Monday, August 11, 2014

Delayed details on final loading day - Saturday August 9 - Part One

Arthur, Alan and I arrived on Saturday a bit after 8AM to the site where Robert had already opened the doors and turned on the lights. We had a number of additional steps to take on the units before the could be loaded, and we were going to look for a few items such as documentation on contributed programs.

Carl began securing the 1131 (the main unit of an 1130 system), which involved securing the disk drive arm and heads, locking the console typewriter into place, removing any loose kick plates left inside, and using cable ties to hold the power cable coiled inside such that it couldn't bang against anything else.

The 1130 comes with a single internal disk drive inside the right hand side of the 1131. This takes removable cartridges with a single 14" magnetic oxide coated disk inside. The drive itself has an arm which moves out to one of 200+ positions from the outer part of the disk platter to near the hub at the center - these access the cylinders of data. The arm is moved on rails by a cylindrical 'voice coil' that slides inside a large permanent magnet. On the end of the arm, two magnetic read/write heads sit, one for the top of the disk platter and the other for the bottom.

Carl applied the official IBM packing method, right out of the packing instructions. First, fold a blank punched card in half and insert it between the two disk heads. Second, put a plastic baggy around the heads and punched card. Third, put a rubber band around the end of the bag. Fourth, use a cable tie to hold the arm in the fully retracted position so it won't move in and out. While IBM lists an official part number for "polypropalene bag", we felt safe with a zip lock sandwich bag.

To get to the arm and heads, a top cover plate is removed, which exposed the dreaded sound deadening foam sitting atop and to two sides of the arm assembly. Fortunately, it had only dropped a small amount of powder into the drive area and none directly on the arm or other critical parts. The side cover around the arm actuator assemblies had to be removed as well to get at the foam glued onto its inner surfaces.

The two metal parts with foam glued to it were cleaned of the foam by scraping the foam with a stiff bit of cardboard. The foam was mushy and ready to crumble, thus coming off quickly. A wipedown with a wetted paper towel got the remaining tiny fragments off the metal. The arm itself was anchored with a strategically placed cable tie and the cleaned covers put back on.

The console typewriter on the 1131 is an slightly modified IBM 1053 printer (the 16 console bit entry switches are added to a 1053). It simply sits on a deck on the top of the 1131, thus would shift around and could even tilt or fall off during movement. The cables from the unit are hardwired into the machine, not easily disconnected from a plug, making removal of the typewriter impractical. However, the official packing instructions show that two bolts can be threaded from underneath the deck plate up into threaded areas of the 1053, anchoring it for shipment.

About then, Will Donzelli arrived to look over his equipment and join us in the loading activities for the rest of the day. I showed him the method to secure the 1131 and he took care of his disk drive. We found that the typewriter anchoring bolts were 1/4-20 threaded bolts, found a few in Robert's ground floor parts room, and locked down the 1053s on both machines.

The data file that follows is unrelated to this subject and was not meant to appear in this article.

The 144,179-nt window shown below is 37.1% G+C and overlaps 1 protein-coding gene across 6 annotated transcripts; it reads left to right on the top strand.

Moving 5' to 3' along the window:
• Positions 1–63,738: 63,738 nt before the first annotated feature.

The 1132 printers have a delicate wheel on the left side that could be damaged, plus the long signal and power cables that will snake to the 1131 are coiled inside where they could shift and break a lone, exposed circuit board neaby. I put bubble wrap around the wheel and very carefully anchored all the cables with cable ties at a few locations to ensure they could not in any circumstances move over to strike the PCB. Some lose metalwork that guides paper or holds the unused paper spool had to be removed and separately wrapped.

The 1442 had loose power coils inside that needed anchoring with cable ties, plus the card weight, a plate that is put on the top of punched cards in the input hopper, was wrapped and boxed separately. Inside the base Carl found the ALD (maintenance documentation) and stowed that as well.

The extension frame for Carl's 1130, which holds core memory in larger machine configurations, needed a bit more prep work. The signal cables were hanging loose, potentially exposing the connectors to damage. Several baseplates and other mounting hardware were inside, and I had to remove the metal joiner that anchors together the steel uprights in the 1131 and this unit.

Will's printer, which he thought was a printronix, was really a CHI 1103 - Computer Hardware, Inc. produced peripherals for 1130 systems including this line printer that would appear to be a 1403 to the 1130 system. It requires an SAC feature on the 1131, which is not present on Will's machine, but he will sort out what to do when he gets everything back to his facility.

Will and I did some anchoring and prep on the 085 collator, including wrapping the two card weights separately and taking the 'test deck' that an IBM CE would run through the machine to verify its correct operation. The 083 sorter didn't need any additional prep.

Meanwhile, John McKee and his brother Bill had arrived on scene and began helping us with other tasks. We had to collect and pack all the remaining 085 collator plugboards. More importantly, we had massive amounts of unpunched card stock in boxes of 2000 cards that had to be loaded on carts and brought to the truck.

This narrative will continue in Part Two to be posted tomorrow.

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